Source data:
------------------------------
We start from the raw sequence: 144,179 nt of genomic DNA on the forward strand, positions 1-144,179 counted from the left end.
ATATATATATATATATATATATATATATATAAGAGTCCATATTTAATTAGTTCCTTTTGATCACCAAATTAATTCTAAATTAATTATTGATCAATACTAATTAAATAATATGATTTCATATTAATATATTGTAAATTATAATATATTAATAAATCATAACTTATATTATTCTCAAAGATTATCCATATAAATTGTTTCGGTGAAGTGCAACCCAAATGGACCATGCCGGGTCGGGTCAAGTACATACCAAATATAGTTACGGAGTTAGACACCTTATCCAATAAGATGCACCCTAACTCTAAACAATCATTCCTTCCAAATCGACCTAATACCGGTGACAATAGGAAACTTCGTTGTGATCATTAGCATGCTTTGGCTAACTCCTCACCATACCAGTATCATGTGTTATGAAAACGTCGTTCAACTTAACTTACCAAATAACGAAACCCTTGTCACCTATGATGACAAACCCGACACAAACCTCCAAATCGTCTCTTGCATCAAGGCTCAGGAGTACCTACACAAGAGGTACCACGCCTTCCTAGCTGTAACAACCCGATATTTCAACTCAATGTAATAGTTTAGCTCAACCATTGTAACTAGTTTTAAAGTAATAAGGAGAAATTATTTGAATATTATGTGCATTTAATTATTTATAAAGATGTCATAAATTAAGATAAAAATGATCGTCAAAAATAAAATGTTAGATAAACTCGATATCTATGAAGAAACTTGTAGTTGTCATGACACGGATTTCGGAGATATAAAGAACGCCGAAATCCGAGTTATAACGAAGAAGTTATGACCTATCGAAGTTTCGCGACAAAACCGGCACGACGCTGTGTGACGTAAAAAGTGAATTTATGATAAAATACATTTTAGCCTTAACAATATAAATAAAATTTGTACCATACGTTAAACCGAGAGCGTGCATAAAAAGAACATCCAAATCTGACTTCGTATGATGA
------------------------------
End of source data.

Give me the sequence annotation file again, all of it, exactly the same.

We start from the raw sequence: 144,179 nt of genomic DNA on the forward strand, positions 1-144,179 counted from the left end.
ATATATATATATATATATATATATATATATAAGAGTCCATATTTAATTAGTTCCTTTTGATCACCAAATTAATTCTAAATTAATTATTGATCAATACTAATTAAATAATATGATTTCATATTAATATATTGTAAATTATAATATATTAATAAATCATAACTTATATTATTCTCAAAGATTATCCATATAAATTGTTTCGGTGAAGTGCAACCCAAATGGACCATGCCGGGTCGGGTCAAGTACATACCAAATATAGTTACGGAGTTAGACACCTTATCCAATAAGATGCACCCTAACTCTAAACAATCATTCCTTCCAAATCGACCTAATACCGGTGACAATAGGAAACTTCGTTGTGATCATTAGCATGCTTTGGCTAACTCCTCACCATACCAGTATCATGTGTTATGAAAACGTCGTTCAACTTAACTTACCAAATAACGAAACCCTTGTCACCTATGATGACAAACCCGACACAAACCTCCAAATCGTCTCTTGCATCAAGGCTCAGGAGTACCTACACAAGAGGTACCACGCCTTCCTAGCTGTAACAACCCGATATTTCAACTCAATGTAATAGTTTAGCTCAACCATTGTAACTAGTTTTAAAGTAATAAGGAGAAATTATTTGAATATTATGTGCATTTAATTATTTATAAAGATGTCATAAATTAAGATAAAAATGATCGTCAAAAATAAAATGTTAGATAAACTCGATATCTATGAAGAAACTTGTAGTTGTCATGACACGGATTTCGGAGATATAAAGAACGCCGAAATCCGAGTTATAACGAAGAAGTTATGACCTATCGAAGTTTCGCGACAAAACCGGCACGACGCTGTGTGACGTAAAAAGTGAATTTATGATAAAATACATTTTAGCCTTAACAATATAAATAAAATTTGTACCATACGTTAAACCGAGAGCGTGCATAAAAAGAACATCCAAATCTGACTTCGTATGATGA